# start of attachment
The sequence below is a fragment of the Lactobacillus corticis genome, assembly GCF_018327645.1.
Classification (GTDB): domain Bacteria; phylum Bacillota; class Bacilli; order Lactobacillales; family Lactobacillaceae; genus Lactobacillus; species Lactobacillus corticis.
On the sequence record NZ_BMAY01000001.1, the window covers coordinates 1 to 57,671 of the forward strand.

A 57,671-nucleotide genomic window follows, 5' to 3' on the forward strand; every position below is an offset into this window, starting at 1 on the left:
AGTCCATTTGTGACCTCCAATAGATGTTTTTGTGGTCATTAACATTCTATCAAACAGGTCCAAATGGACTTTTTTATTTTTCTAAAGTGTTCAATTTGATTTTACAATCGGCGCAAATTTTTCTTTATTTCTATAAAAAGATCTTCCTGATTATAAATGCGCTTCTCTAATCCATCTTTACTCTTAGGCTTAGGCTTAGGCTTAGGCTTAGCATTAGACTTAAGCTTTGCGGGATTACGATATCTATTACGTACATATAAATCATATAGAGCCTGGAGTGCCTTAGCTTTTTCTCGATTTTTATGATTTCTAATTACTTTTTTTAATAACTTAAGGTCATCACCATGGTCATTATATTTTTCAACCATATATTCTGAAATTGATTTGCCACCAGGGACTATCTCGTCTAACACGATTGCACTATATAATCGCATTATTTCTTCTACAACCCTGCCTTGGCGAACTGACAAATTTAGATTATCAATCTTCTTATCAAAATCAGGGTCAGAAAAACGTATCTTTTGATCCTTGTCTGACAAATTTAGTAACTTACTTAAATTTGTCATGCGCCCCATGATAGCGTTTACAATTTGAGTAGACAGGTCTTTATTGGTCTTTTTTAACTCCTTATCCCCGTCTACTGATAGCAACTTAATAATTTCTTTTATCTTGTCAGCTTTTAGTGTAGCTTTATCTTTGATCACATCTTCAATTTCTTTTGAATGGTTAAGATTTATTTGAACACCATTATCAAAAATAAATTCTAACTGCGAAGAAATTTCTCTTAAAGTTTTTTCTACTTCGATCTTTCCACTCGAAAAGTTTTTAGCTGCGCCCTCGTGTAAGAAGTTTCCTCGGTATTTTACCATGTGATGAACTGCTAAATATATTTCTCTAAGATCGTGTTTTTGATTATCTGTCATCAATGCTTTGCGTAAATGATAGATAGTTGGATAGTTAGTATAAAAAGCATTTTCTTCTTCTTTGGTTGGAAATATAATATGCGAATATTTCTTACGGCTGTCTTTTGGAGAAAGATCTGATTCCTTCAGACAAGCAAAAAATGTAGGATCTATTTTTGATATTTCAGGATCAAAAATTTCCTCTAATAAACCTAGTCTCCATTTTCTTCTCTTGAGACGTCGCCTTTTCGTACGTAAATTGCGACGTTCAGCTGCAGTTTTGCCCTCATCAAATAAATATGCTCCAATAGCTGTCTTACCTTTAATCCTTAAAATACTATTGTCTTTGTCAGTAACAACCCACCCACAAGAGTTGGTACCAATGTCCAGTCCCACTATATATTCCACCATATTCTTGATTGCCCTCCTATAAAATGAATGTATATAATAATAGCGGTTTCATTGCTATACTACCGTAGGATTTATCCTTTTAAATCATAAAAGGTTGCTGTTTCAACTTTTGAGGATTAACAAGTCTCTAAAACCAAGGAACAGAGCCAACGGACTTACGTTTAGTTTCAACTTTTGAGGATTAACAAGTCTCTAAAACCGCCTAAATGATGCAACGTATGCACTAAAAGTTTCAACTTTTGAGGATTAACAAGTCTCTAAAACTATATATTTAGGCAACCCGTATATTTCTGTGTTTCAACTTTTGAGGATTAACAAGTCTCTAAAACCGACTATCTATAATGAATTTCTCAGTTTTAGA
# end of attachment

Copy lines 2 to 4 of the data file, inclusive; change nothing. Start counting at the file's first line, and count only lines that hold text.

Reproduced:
Classification (GTDB): domain Bacteria; phylum Bacillota; class Bacilli; order Lactobacillales; family Lactobacillaceae; genus Lactobacillus; species Lactobacillus corticis.
On the sequence record NZ_BMAY01000001.1, the window covers coordinates 1 to 57,671 of the forward strand.

A 57,671-nucleotide genomic window follows, 5' to 3' on the forward strand; every position below is an offset into this window, starting at 1 on the left: